Tuesday, December 07, 2010

Still Relevant

wrote the following post a couple of years ago and want to repost, because I think it is timely. I also want to add that even though most of the world (who am I kidding: my 20 readers) were worried about my children, it turned out to be the second best Christmas the world has ever seen. I will post an update link at the end of the post.

And it starts:
The count down for Christmas. Except this year I won't be party to it. I don't really care how many days there are until Christmas.

Last week I cared. But this week I don't care.

This week I am already ready for Christmas.

You see, at first I thought, "This year I will make everyone's gifts." I hoarded links, and how-to's, and tutorials. I made a mental post it note list of everyone who "needed" gifts, and what I could give them.

A Christmas checklist. Like every other year. Like every other family.

And then I had a better idea. Why spend all this time frantically trying to make gifts that will never get completed? Just like every other year, I would be forced to run to the store- buying high priced, over priced crap for everyone. Why? For what reason? Did everyone really enjoy last years dollar store lotion?

So, my new idea was just to buy the stuff now. I would shop ahead, and therefore put thought into each gift. I would think about the person, and buy gifts that they would really like. It was a good idea, right?

But, then I had a better idea, helped out by a certain video I saw on youtube.

Why not buy nothing at all? Seriously? I don't even remember what my husband got me last year, much less his Aunt so and so. The gifts I so carefully picked out for my children now sit neglected on a shelf. What is the purpose of all this gift frenzy, the money spending, the debt building, the guilt induced fear of not adding up to everyone else's generosity?

So. I am opting out. No one is getting store bought gifts from me. No one is getting handmade gifts for me. Not my mother, not my pastor, not my son's Sunday School teacher... Not my children.

And I can hear a worldwide gasp. "What about the magic and awe of Christmas for the children?"

My response, " Under Control." My children will not open a single battery operated, plastic, hair growing, gun toting, miniature sized anything.

Nothing they open will have a price tag, a return receipt, or those nasty little screws that drive parents nuts every Christmas day.

They won't make a list, and if they do, I doubt their list will coincide with what they receive.

Because Esther is NOT getting a white horse with a horn out its head.
And Weston is NOT getting the entire Star Wars Lego set. No matter how much he begs for it.
And Marcus- actually, I don't have a clue what he wants. But it probably is long and shoots bullets which he most definitely WILL NOT GET.

As I travel to Ohio to spend Christmas with my parents and siblings. With my sister-in-law Carrie, and with my brother-in-law Jesse. With my little nieces- and my mischievous nephew, I will load my van with gifts wrapped in festive paper and tied with ribbon. Just like every other year. But this year, the gifts that I add to the tree will be far different than any other year.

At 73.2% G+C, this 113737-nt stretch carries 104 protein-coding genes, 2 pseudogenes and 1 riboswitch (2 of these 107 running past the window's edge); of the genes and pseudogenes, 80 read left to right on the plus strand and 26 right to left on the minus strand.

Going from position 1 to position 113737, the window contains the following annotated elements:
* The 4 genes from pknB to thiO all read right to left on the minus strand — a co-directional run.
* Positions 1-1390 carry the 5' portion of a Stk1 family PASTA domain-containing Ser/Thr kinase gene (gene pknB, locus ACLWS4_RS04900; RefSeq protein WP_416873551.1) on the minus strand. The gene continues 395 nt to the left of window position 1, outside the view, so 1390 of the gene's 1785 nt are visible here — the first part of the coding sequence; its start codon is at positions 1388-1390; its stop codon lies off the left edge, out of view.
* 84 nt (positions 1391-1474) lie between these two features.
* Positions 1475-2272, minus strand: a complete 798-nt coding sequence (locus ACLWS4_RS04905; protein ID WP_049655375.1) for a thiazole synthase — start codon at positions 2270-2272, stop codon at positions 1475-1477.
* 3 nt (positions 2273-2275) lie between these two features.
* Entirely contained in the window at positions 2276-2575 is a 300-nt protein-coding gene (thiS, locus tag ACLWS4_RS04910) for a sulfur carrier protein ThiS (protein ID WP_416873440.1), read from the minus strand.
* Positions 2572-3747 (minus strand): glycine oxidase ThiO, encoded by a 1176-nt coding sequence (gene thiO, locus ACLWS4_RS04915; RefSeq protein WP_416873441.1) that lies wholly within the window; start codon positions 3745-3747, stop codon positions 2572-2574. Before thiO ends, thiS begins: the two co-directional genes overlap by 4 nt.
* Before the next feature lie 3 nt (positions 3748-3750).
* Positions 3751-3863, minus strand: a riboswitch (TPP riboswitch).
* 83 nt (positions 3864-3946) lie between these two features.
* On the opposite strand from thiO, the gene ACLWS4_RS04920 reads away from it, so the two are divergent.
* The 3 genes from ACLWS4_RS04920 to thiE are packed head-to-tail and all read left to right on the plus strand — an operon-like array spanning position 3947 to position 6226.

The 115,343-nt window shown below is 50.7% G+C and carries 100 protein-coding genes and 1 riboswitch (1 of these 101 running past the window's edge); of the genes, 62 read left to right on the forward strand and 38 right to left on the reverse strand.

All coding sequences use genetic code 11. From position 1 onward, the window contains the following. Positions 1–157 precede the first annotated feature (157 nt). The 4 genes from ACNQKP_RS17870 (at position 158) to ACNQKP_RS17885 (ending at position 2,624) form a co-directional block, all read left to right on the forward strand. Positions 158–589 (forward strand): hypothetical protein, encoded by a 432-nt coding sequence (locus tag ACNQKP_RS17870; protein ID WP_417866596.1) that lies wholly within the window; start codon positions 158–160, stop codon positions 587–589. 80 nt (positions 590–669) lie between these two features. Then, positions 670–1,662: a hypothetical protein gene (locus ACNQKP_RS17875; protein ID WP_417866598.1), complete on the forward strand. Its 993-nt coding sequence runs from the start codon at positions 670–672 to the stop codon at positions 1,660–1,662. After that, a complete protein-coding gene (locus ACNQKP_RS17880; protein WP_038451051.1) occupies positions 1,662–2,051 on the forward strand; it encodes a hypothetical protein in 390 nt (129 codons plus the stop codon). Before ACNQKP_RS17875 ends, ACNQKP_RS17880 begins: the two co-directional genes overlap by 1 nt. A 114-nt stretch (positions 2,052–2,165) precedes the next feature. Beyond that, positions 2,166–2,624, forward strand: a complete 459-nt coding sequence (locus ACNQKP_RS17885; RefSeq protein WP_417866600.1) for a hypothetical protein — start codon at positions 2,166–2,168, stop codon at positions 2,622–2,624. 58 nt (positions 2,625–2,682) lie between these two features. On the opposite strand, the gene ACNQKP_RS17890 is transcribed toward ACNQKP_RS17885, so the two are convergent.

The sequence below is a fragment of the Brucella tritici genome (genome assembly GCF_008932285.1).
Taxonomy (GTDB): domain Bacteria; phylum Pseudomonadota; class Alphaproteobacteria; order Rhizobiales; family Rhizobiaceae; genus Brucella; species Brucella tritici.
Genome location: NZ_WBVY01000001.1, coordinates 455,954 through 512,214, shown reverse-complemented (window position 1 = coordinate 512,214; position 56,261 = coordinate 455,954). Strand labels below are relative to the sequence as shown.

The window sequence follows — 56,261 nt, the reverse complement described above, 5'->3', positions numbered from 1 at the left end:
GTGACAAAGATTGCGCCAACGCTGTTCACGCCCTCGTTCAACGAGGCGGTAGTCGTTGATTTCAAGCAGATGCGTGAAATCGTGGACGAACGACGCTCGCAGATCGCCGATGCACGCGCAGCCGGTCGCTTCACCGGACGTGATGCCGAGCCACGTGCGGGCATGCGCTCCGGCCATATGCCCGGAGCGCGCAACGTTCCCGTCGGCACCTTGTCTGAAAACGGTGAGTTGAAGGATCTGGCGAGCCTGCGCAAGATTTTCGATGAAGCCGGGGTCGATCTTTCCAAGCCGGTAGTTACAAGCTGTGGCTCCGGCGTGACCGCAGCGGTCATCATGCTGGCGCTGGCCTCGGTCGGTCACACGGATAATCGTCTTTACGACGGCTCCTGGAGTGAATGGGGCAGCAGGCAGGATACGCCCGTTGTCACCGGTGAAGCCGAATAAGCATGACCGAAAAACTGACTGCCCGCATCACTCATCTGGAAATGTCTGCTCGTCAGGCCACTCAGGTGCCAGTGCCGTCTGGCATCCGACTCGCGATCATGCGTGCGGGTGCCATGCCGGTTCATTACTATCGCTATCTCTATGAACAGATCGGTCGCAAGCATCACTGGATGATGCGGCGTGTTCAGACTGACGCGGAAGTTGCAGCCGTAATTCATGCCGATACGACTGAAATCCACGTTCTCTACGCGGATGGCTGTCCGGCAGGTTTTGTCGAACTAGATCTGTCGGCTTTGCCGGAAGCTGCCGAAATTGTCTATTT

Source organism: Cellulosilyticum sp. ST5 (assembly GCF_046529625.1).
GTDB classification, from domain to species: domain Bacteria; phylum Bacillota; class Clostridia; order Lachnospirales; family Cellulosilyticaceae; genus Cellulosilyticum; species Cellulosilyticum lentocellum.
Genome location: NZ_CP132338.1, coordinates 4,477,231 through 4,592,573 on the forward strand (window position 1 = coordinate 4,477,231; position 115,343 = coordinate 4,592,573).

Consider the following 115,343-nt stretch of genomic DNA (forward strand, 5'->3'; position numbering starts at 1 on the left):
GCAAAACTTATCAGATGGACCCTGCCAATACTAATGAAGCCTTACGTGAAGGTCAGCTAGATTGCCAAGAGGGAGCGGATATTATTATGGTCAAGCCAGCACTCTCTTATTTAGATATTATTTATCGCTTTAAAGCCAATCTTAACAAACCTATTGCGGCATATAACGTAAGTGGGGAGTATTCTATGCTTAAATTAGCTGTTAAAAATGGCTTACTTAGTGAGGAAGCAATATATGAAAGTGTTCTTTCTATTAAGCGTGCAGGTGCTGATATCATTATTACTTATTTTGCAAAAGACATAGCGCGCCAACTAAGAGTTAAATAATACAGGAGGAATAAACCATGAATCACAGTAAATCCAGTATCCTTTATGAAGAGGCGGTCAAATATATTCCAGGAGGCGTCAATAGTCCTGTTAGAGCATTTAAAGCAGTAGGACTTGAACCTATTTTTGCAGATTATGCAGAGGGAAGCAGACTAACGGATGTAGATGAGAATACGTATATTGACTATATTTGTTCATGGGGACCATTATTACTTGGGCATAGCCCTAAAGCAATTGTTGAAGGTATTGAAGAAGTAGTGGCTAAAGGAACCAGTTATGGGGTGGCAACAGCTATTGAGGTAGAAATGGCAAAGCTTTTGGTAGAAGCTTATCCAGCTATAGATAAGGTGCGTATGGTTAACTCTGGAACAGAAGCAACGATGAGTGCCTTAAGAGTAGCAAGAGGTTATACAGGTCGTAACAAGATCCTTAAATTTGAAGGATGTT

My Christmas revelation has not turned me into the grinch. It has, rather made me a bit more Claus like. And far more Christ like.

Throughout the day, we will unwrap these gifts. The fist one will be a rectangular one. Under the paper and ribbons, our family will find my father's old black Bible, and he will open it and read the Christmas story. I will hold Esther on my lap and Marcus and Weston will be snuggled under my arm, and together we will have anew, the awe of that very first Christmas.
The Christmas story will remind us what Christmas giving is all about.

And in that spirit, the children will grab another package. Inside the gift bag filled with confetti will be a bag of chocolate chips. Together we will make chocolate chip cookies. And Marmie will have to swat at the children's hands when they try to eat all the cookie dough.

Maybe later, they will unwrap a movie. Not a new one from the store, but an old one. A favorite. Probably Star Wars because I am the only one who hates Star Wars. And we will pop corn the old fashioned way and have a family movie time.

I will have wrapped our well worn games; the ones that we already know the rules to, and the ones that everyone loves. When they are unwrapped we will play them. Grandma too. We will even make her play Bang. If I have to watch Star Wars, she can be forced to sit through a rousing shoot em up game of Bang.

I will wrap up a pair of socks for each kid, because we will need to keep our toes warm for our Christmas day walk, and maybe someone will stay home to make us hot cocoa for re-warming our frozen noses.

This is not a new idea. It's one I learned a long time ago, but the video reminded me of it.

On Christmas day, God gave me His heart. And I plan to celebrate that gift by giving mine.


Want to join me?

As this post gets read by more people and passed around, please comment and add your ideas of what could be wrapped and placed under the tree. Together, we can make this the second best Christmas this universe has ever seen.



UPDATE ON THE GREAT CHRISTMAS EXPERIENCE

2 comments:

Amy D said...

Love your spirit, love the idea!

We're not doing store bought this year either. We have done a whole lot of make it.... Make it with what we have already. It's been wonderful. Perhaps someday we will get to the point you are, it's been a gradual down sizing for us.

Oh, the grandparents are totally getting food though. Baklava, kettle corn, chocolate chip cookies. We are having a family bake day. I can not wait!

Jessica said...

I am giving my kids hot cocoa for Christmas this year. Packaged and decorated in individual brown paper sandwich bags. Then we'll make it together. :)